Published DateMEREDITH — Scott Crowder, the hockey player turned entrepreneur who founded the New England Pond Hockey Classic, has had unique challenges each year of the event. Now in its fourth go-around, he's wrestling with the problem he had hoped to have: serving the hundreds of hockey fans who look forward to the event next year, without losing the fun, casual atmosphere that has turned the tournament into one of the region's premiere winter events. This years classic starts on Friday morning and continues through Sunday afternoon. Twenty-one rinks have been created at the top of Meredith Bay.
The first year of the Pond Hockey Classic, Crowder's task was to tap into the local hockey culture and attract players who would want to take part in the three-day, outdoor hockey tournament. In his second year, Crowder and his crew had to deal with several inches of slush on top of their Meredith Bay rinks. Last year, the ice didn't form quickly enough on Lake Winnipesaukee, so his company had to develop an alternative location on nearby Lake Waukewan.
He and his crew must have done a good job last year, despite the location hurdle. Most of the teams that participated in last year's tournament wasted very little time in registering for the 2013 event. Crowder said many age divisions were sold out within four hours of registration opening, and the rest filled up shortly thereafter. That's even with Crowder expanding the tournament to 200 teams, up from 175, and 1,400 total players. Many of those players will travel from outside of the region for three days of hockey, filling local hotels, rental properties and restaurants during their stay.
What attracts the hockey players to the event is the opportunity to play the sport in an outdoor setting, with mountains and Meredith village as a backdrop and with the bubbles, cracks and undulations inherent to a natural ice playing surface. What's kept them coming back, hopes Crowder, is the experience that he labors to provide.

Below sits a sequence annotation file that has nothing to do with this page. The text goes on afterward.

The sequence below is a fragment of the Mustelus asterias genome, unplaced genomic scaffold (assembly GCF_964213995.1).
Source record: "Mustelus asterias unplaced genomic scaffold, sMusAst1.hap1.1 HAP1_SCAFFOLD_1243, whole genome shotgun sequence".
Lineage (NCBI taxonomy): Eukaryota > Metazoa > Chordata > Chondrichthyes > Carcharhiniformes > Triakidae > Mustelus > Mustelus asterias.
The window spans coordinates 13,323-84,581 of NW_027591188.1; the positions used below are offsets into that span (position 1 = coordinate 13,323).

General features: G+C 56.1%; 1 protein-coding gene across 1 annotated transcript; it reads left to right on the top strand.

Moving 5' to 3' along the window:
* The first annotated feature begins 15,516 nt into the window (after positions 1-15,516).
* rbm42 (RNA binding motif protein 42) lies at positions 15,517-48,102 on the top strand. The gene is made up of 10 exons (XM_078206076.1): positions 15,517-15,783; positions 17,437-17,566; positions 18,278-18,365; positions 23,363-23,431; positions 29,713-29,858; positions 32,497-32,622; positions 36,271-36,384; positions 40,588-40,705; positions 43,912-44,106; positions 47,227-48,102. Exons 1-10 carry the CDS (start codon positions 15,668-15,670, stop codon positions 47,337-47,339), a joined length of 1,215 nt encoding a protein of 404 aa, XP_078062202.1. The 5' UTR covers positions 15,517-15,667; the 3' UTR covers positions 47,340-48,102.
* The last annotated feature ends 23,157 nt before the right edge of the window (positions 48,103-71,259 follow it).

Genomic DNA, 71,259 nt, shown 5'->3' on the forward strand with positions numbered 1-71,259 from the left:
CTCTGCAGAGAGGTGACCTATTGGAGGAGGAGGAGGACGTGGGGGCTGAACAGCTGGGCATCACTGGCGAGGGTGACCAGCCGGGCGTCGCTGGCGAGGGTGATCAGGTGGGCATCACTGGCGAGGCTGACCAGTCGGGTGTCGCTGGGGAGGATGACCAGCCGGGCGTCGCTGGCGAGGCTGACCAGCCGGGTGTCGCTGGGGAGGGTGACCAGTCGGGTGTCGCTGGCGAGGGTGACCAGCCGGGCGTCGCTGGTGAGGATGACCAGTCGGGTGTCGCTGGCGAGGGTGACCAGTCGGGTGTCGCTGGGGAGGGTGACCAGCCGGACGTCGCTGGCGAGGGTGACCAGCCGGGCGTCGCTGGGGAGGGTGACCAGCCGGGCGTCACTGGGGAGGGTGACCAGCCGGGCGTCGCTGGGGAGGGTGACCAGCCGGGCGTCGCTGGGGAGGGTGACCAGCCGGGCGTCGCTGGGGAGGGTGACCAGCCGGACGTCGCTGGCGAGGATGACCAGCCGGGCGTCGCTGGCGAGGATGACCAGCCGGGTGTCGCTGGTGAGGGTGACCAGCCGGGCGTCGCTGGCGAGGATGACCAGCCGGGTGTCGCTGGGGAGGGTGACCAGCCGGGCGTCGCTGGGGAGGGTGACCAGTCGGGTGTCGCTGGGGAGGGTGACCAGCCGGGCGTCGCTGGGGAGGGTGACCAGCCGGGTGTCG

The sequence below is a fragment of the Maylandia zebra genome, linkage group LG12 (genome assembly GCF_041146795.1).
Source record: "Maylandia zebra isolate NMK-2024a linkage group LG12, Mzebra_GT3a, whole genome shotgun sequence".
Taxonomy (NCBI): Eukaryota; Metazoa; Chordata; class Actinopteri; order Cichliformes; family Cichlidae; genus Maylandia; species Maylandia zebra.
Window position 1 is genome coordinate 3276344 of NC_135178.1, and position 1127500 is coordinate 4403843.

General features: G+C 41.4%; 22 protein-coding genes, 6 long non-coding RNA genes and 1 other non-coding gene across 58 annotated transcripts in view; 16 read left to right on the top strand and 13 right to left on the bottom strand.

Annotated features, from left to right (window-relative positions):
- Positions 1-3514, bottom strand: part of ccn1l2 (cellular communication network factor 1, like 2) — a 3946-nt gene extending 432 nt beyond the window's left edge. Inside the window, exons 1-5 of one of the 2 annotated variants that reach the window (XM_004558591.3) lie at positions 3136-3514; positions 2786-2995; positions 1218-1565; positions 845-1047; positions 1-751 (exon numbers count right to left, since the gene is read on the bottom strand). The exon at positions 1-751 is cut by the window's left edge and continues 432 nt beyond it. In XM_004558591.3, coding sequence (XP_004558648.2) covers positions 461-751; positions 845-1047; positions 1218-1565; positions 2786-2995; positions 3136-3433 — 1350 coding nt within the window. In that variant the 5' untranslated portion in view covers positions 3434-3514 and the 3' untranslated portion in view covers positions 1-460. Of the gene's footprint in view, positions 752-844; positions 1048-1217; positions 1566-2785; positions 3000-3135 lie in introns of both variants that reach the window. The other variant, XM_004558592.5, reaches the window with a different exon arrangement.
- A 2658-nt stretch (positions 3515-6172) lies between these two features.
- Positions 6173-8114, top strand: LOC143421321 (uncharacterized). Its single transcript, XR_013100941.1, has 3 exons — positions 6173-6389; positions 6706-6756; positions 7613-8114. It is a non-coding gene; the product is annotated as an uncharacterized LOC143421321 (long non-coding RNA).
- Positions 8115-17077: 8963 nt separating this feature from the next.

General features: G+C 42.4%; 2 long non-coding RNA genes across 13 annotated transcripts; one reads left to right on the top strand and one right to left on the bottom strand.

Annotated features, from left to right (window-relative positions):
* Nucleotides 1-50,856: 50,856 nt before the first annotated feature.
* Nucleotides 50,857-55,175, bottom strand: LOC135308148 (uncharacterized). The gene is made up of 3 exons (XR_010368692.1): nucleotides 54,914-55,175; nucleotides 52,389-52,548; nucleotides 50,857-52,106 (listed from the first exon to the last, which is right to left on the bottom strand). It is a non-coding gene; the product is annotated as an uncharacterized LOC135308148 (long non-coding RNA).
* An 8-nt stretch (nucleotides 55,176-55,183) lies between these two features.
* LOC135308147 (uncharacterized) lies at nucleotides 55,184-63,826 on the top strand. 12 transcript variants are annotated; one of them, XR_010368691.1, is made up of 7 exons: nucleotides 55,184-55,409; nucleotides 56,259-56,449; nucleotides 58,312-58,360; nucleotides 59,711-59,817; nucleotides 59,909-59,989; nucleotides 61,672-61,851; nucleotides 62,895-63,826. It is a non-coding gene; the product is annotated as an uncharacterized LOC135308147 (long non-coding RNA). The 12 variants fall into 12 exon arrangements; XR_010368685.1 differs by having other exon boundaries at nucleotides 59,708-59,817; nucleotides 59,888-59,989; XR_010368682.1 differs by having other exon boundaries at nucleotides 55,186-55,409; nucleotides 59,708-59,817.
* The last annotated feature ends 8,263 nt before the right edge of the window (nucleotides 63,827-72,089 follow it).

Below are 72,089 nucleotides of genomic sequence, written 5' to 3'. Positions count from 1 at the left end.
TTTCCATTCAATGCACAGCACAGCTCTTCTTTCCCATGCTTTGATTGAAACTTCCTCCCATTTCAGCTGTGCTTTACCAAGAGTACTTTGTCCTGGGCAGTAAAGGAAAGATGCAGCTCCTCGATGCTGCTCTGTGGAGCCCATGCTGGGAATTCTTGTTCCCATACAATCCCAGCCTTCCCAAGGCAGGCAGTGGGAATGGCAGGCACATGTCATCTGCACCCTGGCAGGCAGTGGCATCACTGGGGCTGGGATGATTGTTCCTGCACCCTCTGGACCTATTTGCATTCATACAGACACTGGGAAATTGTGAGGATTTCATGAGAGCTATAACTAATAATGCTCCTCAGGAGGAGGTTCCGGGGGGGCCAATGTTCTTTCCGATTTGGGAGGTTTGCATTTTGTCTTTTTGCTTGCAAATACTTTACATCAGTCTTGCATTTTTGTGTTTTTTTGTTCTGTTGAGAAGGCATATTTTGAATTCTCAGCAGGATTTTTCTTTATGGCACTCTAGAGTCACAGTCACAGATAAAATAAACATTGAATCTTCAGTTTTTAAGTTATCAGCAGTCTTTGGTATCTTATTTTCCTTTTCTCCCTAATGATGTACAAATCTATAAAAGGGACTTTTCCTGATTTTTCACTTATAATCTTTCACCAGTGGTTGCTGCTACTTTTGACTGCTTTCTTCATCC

"I think it's something good, from an event manager perspective, that people are returning," he said. Now that the event is in its fourth year, he expects that players are drawn back because of team friendships that have developed and because they've grown enamored of the charms of Meredith and surrounding towns. However, Crowder also thinks the continued success will depend on the qualities of the event itself. Namely, if it will continue to put a smile on every player that shows up.
He called it, "Keeping it true, so we can host it properly."
That philosophy of management has included capping the registration numbers at levels that both he, Meredith Bay and the surrounding community can reasonably accommodate. It has also meant pursuing partnerships with sponsors that will bring more to the event than a banner flying overhead. For example, on Thursday night, players who have just checked in can attend the welcome party thrown by Labatt Blue; meanwhile Bauer will be leading a skills competition.
"It's a weekend away to have some fun," said Crowder, adding that his goal is to keep it that way.
Fortunately, he seems to have Mother Nature on his side, at least this year. An extended cold snap earlier this month produced ice at least a foot thick across Meredith Bay, thick enough for his crews to use trucks to clear the rinks. Although meteorologists predict an unusually warm day today, the extended forecast calls for perfect hockey weather through the tournament.
Crowder has also been encouraged by the partnership of community members, including the impromptu village of ice fishermen who have inhabited Meredith Bay each winter for decades. Instead of seeing the hockey tournament as encroaching on their territory, they've welcomed the spectacle and refrained from drilling holes in the middle of the rinks – at least until the tournament is over. "The fishermen have been amazing," Crowder reported.
Crowder has one final concern in the days leading up to the event. Due to the warm weather today, the ice surface will be soft and mushy. Should anyone try to skate, or even walk across the rinks, the surface could be ruined. So, he's asking members of the public to stay off the rinks until the tournament begins. There will be areas reserved for public skating during the event, he added.
For more information about the event, visit www.pondhockeyclassic.com.
CAPTION for POWER BROOM in AA:
Christian Riel uses a power broom to clear the surface of one of 21 rinks created on the surface of Meredith Bay, which will host the 4th Annual New England Pond Hockey Classic beginning Friday. (Laconia Daily Sun photo/Adam Drapcho)